# rand(3) [redhat man page]

```RAND(3) 						     Linux Programmer's Manual							   RAND(3)

NAME
rand, srand - random number generator.

SYNOPSIS
#include <stdlib.h>

int rand(void);

void srand(unsigned int seed);

DESCRIPTION
The rand() function returns a pseudo-random integer between 0 and RAND_MAX.

The  srand() function sets its argument as the seed for a new sequence of pseudo-random integers to be returned by rand().  These sequences
are repeatable by calling srand() with the same seed value.

If no seed value is provided, the rand() function is automatically seeded with a value of 1.

RETURN VALUE
The rand() function returns a value between 0 and RAND_MAX.  The srand() returns no value.

NOTES
The versions of rand() and srand() in the Linux C Library use the same random number generator as random() and  srandom(),  so  the  lower-
order bits should be as random as the higher-order bits.  However, on older rand() implementations, the lower-order bits are much less ran-
dom than the higher-order bits.

In Numerical Recipes in C: The Art of Scientific Computing (William H. Press, Brian P. Flannery, Saul A. Teukolsky, William T.  Vetterling;
New York: Cambridge University Press, 1992 (2nd ed., p. 277)), the following comments are made:
"If you want to generate a random integer between 1 and 10, you should always do it by using high-order bits, as in

j=1+(int) (10.0*rand()/(RAND_MAX+1.0));

and never by anything resembling

j=1+(rand() % 10);

(which uses lower-order bits)."

Random-number  generation  is  a  complex topic.  The Numerical Recipes in C book (see reference above) provides an excellent discussion of
practical random-number generation issues in Chapter 7 (Random Numbers).

For a more theoretical discussion which also covers many practical issues in depth, please see Chapter 3  (Random  Numbers)  in	Donald	E.
Knuth's	The  Art  of Computer Programming, volume 2 (Seminumerical Algorithms), 2nd ed.; Reading, Massachusetts: Addison-Wesley Publishing
Company, 1981.

CONFORMING TO
SVID 3, BSD 4.3, ISO 9899

random(3), srandom(3), initstate(3), setstate(3)

GNU								    1995-05-18								   RAND(3)```

## Check Out this Related Man Page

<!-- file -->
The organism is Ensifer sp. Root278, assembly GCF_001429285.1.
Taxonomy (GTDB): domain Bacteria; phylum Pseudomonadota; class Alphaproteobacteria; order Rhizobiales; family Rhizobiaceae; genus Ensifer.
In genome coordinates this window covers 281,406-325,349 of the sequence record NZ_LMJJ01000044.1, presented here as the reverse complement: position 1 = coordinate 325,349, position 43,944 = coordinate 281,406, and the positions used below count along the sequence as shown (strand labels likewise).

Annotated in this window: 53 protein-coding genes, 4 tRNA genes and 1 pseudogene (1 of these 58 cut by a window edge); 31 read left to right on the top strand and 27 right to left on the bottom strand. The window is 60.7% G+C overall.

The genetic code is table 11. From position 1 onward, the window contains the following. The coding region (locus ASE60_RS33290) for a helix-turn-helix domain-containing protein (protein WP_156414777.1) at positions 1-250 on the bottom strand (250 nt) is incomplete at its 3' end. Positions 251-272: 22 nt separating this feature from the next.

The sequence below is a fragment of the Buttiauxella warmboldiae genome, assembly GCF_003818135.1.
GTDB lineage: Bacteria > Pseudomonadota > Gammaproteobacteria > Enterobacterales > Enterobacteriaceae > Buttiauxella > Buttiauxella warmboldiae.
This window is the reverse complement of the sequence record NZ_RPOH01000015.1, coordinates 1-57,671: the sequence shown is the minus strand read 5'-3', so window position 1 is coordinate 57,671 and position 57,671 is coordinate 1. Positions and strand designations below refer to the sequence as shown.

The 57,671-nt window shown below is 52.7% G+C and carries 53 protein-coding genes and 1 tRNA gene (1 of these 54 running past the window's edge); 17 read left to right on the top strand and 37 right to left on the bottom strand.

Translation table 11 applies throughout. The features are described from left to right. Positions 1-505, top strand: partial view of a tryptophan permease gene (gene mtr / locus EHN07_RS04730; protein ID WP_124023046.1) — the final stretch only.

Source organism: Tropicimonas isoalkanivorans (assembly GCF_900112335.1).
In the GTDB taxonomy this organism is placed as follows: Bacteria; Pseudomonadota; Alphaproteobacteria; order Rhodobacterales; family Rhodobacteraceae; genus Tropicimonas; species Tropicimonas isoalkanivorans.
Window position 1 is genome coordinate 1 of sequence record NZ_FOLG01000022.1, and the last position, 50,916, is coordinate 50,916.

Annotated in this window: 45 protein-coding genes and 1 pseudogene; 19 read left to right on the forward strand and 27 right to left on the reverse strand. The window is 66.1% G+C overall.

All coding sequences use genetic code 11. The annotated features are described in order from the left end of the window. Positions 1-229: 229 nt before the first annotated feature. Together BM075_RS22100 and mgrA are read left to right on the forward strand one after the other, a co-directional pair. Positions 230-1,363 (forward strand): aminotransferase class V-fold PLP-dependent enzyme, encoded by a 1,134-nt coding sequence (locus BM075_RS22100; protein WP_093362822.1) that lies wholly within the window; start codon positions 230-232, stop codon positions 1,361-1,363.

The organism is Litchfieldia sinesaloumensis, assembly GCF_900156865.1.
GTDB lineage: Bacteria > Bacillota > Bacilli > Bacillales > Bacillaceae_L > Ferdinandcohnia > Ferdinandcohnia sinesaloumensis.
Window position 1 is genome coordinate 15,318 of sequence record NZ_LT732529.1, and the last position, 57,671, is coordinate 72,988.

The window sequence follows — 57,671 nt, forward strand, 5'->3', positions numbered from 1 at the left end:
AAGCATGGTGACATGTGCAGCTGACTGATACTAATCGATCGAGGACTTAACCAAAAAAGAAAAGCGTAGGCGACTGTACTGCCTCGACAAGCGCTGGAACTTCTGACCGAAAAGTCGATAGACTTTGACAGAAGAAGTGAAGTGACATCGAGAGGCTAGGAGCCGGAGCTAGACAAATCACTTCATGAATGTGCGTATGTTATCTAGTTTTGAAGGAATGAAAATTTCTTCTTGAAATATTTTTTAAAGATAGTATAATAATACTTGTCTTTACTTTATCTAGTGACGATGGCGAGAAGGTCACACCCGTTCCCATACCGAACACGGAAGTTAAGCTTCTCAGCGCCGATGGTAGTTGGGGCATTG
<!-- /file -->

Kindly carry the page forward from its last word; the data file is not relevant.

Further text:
```RANDOM(3)						     Linux Programmer's Manual							 RANDOM(3)

NAME
random, srandom, initstate, setstate - random number generator

SYNOPSIS
#include <stdlib.h>

long int random(void);

void srandom(unsigned int seed);

char *initstate(unsigned int seed, char *state, size_t n);
char *setstate(char *state);

Feature Test Macro Requirements for glibc (see feature_test_macros(7)):

random(), srandom(), initstate(), setstate():
_SVID_SOURCE || _BSD_SOURCE || _XOPEN_SOURCE >= 500 || _XOPEN_SOURCE && _XOPEN_SOURCE_EXTENDED

DESCRIPTION
The  random()  function	uses  a  nonlinear additive feedback random number generator employing a default table of size 31 long integers to
return successive pseudo-random numbers in the range from 0 to RAND_MAX.  The period of this random number generator is very large, approx-
imately 16 * ((2^31) - 1).

The  srandom()  function  sets  its  argument  as  the seed for a new sequence of pseudo-random integers to be returned by random().  These
sequences are repeatable by calling srandom() with the same seed value.	If no seed value is provided, the random() function  is  automati-
cally seeded with a value of 1.

The  initstate() function allows a state array state to be initialized for use by random().  The size of the state array n is used by init-
state() to decide how sophisticated a random number generator it should use -- the larger the state array, the better  the  random  numbers
will  be.   seed  is  the  seed	for  the initialization, which specifies a starting point for the random number sequence, and provides for
restarting at the same point.

The setstate() function changes the state array used by the random() function.  The state array state is used for random number	generation
until  the next call to initstate() or setstate().  state must first have been initialized using initstate() or be the result of a previous
call of setstate().

RETURN VALUE
The random() function returns a value between 0 and RAND_MAX.  The srandom() function returns no value.	The initstate() function returns a
pointer to the previous state array.  The setstate() function returns a pointer to the previous state array, or NULL on error.

ERRORS
EINVAL A state array of less than 8 bytes was specified to initstate().

CONFORMING TO
4.3BSD, POSIX.1-2001.

NOTES
Current	"optimal"  values  for	the size of the state array n are 8, 32, 64, 128, and 256 bytes; other amounts will be rounded down to the
nearest known amount.  Using less than 8 bytes will cause an error.

This function should not be used in cases where multiple threads use random() and the behavior should be reproducible.  Use random_r(3) for
that purpose.

Random-number generation is a complex topic.  Numerical Recipes in C: The Art of Scientific Computing (William H. Press, Brian P. Flannery,
Saul A. Teukolsky, William T. Vetterling; New York: Cambridge University Press, 2007, 3rd ed.)  provides an excellent discussion of practi-
cal random-number generation issues in Chapter 7 (Random Numbers).

For a more theoretical discussion which also covers many practical issues in depth, see Chapter 3 (Random Numbers) in Donald E. Knuth's The
Art of Computer Programming, volume 2 (Seminumerical Algorithms), 2nd ed.; Reading, Massachusetts: Addison-Wesley Publishing Company, 1981.